An immigrant’s take: living in Milwaukee

An immigrant’s take: living in Milwaukee

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Biluge-Ntabala-picPhoto by: Paul Calhoun

88Nine Radio Milwaukee
'We Are Here' Project brings refugees' stories to the surface

As nations around the globe are facing an immigration crisis, here in the U.S., there’s a debate about how to handle the surge of refugees seeking safety from oppressive governments.

And right now in Milwaukee, hundreds — if not thousands — of refugees live among us, including a large population of children and teenagers attending public schools around the city.

88Nine is bringing you stories from high school students who have traveled the world, in some cases putting themselves directly in danger, in search of better lives here in Milwaukee.  Together with Know Thyself, 88Nine presents the “We Are Here” Project.

Listen to an interview and read a personal from a student below.

Us who come here, we don't know about guns.

- Biluge Ntabala, Milwaukee High School of the Arts
Biluge Ntabala 
Kigule, Rwanda

I’m a young girl who will always fight for a better life. I will not let my past control my future, but will not forget my past because it makes me who I am. I value kindness, respect, and equality.

I grew up in a small country east of Congo that’s called Rwanda. A place that I call my beloved home. I can still smell the rich soup that my mom made on a special day. Once a month, my father will walk through the door in a suit holding a bag and his work black bag. We will all run up to greet him then take the bags. I always wanted the bag because I knew there was food in it.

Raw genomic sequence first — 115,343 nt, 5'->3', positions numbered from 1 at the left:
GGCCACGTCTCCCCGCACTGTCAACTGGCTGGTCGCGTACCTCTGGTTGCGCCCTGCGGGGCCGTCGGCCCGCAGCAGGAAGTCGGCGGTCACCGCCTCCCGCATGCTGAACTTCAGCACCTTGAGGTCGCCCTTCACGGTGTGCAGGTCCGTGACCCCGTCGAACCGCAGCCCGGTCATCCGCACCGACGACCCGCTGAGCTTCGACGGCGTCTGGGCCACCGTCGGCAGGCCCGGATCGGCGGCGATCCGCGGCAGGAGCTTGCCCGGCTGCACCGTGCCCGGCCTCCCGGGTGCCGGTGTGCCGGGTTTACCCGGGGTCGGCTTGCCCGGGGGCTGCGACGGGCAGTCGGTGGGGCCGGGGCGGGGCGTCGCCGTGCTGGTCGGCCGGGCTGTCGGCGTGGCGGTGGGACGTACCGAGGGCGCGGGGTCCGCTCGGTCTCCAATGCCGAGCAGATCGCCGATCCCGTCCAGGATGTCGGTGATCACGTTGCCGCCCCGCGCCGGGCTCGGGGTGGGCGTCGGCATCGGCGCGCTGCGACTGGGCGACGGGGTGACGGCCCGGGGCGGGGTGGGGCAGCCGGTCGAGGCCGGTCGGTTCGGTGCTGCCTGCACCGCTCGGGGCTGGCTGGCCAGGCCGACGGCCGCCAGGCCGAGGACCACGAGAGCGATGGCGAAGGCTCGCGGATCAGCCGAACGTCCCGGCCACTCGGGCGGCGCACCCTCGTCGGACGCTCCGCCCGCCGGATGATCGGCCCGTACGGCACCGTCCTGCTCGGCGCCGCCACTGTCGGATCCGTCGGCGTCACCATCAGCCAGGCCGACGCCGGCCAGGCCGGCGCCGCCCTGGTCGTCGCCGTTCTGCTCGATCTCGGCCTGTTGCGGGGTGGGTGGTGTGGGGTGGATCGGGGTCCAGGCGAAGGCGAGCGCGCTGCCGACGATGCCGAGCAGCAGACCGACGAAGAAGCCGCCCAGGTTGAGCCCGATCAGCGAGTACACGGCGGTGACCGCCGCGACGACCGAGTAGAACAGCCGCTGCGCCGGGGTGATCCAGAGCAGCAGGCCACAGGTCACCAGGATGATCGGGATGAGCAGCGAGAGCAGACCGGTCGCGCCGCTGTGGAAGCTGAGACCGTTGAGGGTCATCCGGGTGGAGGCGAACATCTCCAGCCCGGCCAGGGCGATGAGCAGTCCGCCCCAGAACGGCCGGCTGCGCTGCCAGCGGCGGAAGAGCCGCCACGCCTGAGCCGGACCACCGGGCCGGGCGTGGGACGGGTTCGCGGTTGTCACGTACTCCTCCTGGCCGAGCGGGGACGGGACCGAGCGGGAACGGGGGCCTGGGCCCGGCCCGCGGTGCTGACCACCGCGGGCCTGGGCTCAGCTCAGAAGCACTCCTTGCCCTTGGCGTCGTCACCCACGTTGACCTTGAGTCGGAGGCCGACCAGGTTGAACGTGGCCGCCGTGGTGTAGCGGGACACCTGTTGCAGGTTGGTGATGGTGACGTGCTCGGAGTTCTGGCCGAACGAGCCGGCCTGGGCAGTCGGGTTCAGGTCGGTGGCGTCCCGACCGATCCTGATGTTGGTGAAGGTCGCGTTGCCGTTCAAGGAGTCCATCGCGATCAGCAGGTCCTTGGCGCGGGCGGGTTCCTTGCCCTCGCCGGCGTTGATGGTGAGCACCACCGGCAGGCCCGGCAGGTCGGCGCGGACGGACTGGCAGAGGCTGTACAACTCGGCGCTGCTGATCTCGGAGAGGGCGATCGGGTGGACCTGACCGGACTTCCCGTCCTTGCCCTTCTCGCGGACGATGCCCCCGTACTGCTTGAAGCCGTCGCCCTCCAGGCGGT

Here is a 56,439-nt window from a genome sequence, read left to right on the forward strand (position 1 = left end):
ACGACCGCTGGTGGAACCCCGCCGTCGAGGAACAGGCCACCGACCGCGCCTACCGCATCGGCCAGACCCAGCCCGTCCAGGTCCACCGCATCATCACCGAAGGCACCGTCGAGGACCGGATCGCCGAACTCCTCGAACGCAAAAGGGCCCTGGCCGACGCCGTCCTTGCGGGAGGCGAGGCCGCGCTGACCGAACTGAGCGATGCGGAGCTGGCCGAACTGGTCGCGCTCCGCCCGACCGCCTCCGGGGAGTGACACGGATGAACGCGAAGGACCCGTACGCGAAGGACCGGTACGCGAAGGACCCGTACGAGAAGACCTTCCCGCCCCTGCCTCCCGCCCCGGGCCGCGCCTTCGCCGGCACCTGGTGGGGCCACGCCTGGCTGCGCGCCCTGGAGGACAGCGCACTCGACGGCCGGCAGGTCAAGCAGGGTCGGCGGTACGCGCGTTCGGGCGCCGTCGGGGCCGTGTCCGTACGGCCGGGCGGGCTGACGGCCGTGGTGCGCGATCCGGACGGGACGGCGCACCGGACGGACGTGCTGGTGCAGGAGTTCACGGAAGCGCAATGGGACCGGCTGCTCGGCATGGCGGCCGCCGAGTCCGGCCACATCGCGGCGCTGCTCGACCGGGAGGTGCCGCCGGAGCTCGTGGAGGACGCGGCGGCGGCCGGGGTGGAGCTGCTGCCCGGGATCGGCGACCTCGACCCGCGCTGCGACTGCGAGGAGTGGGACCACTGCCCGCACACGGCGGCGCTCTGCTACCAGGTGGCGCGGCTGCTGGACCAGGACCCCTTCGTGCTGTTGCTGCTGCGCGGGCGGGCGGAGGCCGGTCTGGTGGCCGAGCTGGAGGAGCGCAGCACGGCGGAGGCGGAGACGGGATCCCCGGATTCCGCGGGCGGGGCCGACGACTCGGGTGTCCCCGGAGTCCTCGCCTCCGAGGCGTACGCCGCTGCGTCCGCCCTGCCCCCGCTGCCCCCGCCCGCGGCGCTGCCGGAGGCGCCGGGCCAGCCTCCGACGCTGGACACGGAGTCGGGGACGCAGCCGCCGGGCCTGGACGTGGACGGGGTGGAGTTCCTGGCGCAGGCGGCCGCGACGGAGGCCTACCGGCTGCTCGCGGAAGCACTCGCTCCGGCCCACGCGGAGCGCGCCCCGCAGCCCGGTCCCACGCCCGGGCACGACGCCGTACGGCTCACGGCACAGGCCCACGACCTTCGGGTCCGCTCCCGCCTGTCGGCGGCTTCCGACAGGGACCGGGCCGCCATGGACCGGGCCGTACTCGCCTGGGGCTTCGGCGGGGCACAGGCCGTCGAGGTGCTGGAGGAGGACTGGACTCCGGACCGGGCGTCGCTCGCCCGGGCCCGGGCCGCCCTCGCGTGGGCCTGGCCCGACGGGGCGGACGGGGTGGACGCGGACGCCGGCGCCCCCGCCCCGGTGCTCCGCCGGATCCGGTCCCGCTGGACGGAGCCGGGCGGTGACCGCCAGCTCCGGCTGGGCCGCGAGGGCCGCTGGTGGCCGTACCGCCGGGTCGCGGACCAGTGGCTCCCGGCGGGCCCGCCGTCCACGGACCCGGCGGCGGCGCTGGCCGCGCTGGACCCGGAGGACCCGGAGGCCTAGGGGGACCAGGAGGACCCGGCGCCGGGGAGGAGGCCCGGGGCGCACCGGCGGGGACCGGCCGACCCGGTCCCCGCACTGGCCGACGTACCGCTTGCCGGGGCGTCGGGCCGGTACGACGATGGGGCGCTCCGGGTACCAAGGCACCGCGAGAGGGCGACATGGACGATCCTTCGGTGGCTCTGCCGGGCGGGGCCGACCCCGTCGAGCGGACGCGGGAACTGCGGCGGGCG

I will never forget the twelve great years in Rwanda. Every morning I will be awakened by the singing of the birds. If there was a lot of animal voices I knew I was up before 8. I never needed an alarm to tell me that it time to get ready for school.

I loved the love that was shown to everyone.

Here it quiet and everyone is concerned about safety but still America is a place that a lot of people want to be. My parents started the process of coming here in 2000. There was a war going on in a village in Congo. People were starting their lives over and over. My parents decided to move from Rwanda.

For even more interviews, photos and essays, visit the We Are Here official website.